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We are less than a month away from the US release of ‘Piranha 3DD’ (not to mention it will open in UK theaters THIS FRIDAY!) and it’s only natural that interviews start popping up everywhere. FearsMag.com also talked to director John Gulager about the film. Here’s what he had to say:
FEARS: Part of the plot for PIRANHA 3DD is that the owner of the water park has replaced the lifeguards with strippers. So I have to ask, what was the casting process like?
John Gulager: I think you just set it! (Laughs) Well, you know… it was an interesting casting process. I was led to a small, weird, little room. Then rose of women would come in and take their clothes off, and this was at the water park where we were shooting. The weird thing was that the name of the little room was the Rumpus Room. It was called that because man who would donated the money for the room was named rumpus. At this room was for the kids, the little children to play in while their parents were in the water park. The room was filled with little children’s toys and little children’s pictures and so on the walls. (Laughing) it was very wrong. I brought one of the producers, JoelSoisson, into the room with me. I didn’t feel totally comfortable being the only guy in the room, though there were casting women and stuff with me. Joel just turned completely red and he never went back with me. But in all honesty that was just a bit of the casting process. It was very interesting all at the same time it was very strange.
FEARS: In all fairness, I should point out that PIRANHA 3DD has a great cast. Just to drop a few names you have Christopher Lloyd, Ving Rhames…
John Gulager: I should point out that we didn’t cast Christopher Lloyd that way, you got to keep his close on doing the casting session. (Laughs)
FEARS: So PIRANHA 3DD sounds like it was a lot of fun. It also reunites the dream team from the last season of Project Greenlight, Marcus Dunstan, Patrick Melton, and yourself. How did all you guys become involved in this sequel?
John Gulager: I just don’t know because we just seem to keep getting involved in stuff. It all starts with the call (whispers) from Bob! It goes something like, “Gulager, Piranha sequel, you want to do it?” Kind of like that. Then Marcus, Patrick, and myself it together in a room and start talking about it. We kind of all got our start professionally on Project Greenlight. I think sometimes people have the thought that we should get those guys together again. That was the thinking here I guess. But with friends… Marcus, Patrick, and I are friends and all that kind of stuff. That kind helps the whole situation too. I don’t have to fight with them.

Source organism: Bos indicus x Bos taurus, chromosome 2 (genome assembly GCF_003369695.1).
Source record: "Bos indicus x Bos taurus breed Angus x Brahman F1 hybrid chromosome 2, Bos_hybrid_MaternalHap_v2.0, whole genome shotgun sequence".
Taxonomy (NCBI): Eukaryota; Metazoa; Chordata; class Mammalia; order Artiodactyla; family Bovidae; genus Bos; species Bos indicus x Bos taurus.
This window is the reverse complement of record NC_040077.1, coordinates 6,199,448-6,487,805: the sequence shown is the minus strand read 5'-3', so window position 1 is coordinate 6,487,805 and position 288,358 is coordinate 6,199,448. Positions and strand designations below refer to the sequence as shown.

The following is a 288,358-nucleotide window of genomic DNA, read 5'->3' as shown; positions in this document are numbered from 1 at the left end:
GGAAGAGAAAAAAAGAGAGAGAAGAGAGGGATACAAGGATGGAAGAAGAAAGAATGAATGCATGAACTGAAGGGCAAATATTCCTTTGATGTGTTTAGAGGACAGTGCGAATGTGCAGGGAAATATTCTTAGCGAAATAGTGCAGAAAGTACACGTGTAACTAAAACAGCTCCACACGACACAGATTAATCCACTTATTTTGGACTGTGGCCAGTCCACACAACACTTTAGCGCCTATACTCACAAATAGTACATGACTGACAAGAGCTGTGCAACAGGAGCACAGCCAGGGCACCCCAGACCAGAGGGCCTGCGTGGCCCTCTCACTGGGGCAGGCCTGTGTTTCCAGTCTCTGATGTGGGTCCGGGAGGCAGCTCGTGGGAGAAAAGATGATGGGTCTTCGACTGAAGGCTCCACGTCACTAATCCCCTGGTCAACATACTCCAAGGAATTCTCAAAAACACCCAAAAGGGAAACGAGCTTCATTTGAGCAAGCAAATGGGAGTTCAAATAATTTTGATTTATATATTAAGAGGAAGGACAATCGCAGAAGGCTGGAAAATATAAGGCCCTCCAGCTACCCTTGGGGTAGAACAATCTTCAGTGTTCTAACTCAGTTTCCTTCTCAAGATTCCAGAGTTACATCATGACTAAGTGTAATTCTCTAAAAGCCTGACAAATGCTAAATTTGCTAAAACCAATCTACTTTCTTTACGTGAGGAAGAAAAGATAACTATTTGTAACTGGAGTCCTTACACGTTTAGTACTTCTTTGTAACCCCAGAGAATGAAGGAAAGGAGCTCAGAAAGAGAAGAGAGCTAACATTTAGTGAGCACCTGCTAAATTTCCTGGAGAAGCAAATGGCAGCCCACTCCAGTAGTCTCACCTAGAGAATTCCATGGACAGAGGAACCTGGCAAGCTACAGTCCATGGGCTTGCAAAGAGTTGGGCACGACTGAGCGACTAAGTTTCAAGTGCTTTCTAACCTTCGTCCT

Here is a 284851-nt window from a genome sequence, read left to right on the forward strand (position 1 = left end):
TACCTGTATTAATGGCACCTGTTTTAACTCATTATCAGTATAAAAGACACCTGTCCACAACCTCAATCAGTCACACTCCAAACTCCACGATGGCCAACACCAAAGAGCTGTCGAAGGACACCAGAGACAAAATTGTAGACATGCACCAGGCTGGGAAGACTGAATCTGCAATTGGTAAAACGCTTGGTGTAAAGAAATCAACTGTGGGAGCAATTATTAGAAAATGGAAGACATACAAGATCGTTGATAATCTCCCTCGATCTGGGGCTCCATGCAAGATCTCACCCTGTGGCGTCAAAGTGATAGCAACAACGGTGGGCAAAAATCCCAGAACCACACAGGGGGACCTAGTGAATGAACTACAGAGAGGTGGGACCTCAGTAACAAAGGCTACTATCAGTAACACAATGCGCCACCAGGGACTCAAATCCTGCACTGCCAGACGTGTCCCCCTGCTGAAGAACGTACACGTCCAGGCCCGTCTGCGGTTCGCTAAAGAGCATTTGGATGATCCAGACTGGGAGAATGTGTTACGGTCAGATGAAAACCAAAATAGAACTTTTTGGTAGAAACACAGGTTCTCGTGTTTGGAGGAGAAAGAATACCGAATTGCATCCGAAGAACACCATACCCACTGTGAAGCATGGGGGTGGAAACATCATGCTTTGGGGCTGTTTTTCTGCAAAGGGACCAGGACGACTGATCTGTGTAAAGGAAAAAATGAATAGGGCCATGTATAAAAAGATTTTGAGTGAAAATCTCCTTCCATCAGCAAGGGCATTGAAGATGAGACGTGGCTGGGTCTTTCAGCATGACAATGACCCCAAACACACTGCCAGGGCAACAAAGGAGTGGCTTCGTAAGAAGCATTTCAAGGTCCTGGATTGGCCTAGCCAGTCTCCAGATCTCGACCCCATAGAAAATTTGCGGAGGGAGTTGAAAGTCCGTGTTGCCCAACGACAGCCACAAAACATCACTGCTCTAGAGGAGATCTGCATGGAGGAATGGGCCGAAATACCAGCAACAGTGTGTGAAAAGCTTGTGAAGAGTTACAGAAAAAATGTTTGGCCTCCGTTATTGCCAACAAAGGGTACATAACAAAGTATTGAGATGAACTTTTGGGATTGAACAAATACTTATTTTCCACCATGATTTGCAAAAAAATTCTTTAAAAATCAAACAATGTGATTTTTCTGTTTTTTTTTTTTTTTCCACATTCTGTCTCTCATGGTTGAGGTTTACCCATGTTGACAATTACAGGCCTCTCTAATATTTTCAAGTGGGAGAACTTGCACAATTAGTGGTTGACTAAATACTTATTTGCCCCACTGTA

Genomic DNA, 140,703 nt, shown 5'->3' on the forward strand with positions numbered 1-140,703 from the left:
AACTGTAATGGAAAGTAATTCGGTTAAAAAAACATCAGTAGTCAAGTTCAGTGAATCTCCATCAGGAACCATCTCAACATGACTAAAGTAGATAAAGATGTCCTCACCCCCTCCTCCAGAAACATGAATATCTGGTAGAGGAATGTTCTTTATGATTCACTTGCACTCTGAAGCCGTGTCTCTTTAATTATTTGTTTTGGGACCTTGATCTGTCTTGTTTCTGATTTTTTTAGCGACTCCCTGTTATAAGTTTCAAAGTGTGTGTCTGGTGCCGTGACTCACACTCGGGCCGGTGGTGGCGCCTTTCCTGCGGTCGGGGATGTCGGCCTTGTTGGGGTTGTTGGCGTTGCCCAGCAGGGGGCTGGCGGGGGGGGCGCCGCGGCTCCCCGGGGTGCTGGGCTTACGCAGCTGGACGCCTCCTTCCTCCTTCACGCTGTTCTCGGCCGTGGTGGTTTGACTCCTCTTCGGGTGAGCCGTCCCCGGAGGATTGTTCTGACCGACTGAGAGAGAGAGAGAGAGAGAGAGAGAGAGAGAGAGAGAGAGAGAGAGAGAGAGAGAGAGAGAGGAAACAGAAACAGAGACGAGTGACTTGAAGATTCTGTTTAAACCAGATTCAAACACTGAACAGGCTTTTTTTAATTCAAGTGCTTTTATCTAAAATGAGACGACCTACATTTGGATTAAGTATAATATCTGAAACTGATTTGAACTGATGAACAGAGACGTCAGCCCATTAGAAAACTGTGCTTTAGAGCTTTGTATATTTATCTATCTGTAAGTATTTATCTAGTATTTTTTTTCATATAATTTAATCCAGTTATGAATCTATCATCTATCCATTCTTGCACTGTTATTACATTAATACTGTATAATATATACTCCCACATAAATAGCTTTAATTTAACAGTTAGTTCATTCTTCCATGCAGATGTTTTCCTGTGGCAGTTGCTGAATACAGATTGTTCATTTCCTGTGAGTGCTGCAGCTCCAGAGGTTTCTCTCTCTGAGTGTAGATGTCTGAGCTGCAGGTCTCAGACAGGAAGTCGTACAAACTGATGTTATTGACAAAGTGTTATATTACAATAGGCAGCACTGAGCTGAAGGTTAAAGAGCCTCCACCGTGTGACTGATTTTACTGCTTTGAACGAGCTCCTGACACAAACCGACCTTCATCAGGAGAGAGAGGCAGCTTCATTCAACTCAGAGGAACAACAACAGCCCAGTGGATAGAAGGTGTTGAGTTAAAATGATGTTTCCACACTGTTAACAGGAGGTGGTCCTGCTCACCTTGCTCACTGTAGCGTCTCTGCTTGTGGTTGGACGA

FEARS: This is a sequel, as such were there any limitations or restrictions put on you guys, or was it more like here’s 10% that you have to work into the sequel and the rest of it you guys can just go nuts?
John Gulager: That was kind of it. Obviously there was this idea that the piranhas would get into the pipes, and I can thing. Now you can take that as you pipes or biological pipes. I think that was the basis for it. Then we went off and got crazy by doing riffs on things like “Jaws 3-D,” and stuff going back a few years. We also had this idea that we would try to do this 80s love triangle story with kids and teenagers, and stick piranhas in there. We were coming from a few different directions but basically that was the idea in the beginning.
FEARS: Given the blend of horror, exploitations and slapstick you guys did in the “Feast” franchise, were there any expectations of you guys pushing the limits in this sequel?
John Gulager: Hum, pushing the limits?
FEARS: Come on, in the “Feast” films we have a monster having intercourse with a cat, a predigested grandmother in a bag shot on a catapult, so with a title like PIRANHA3DD you guys had to go crazy?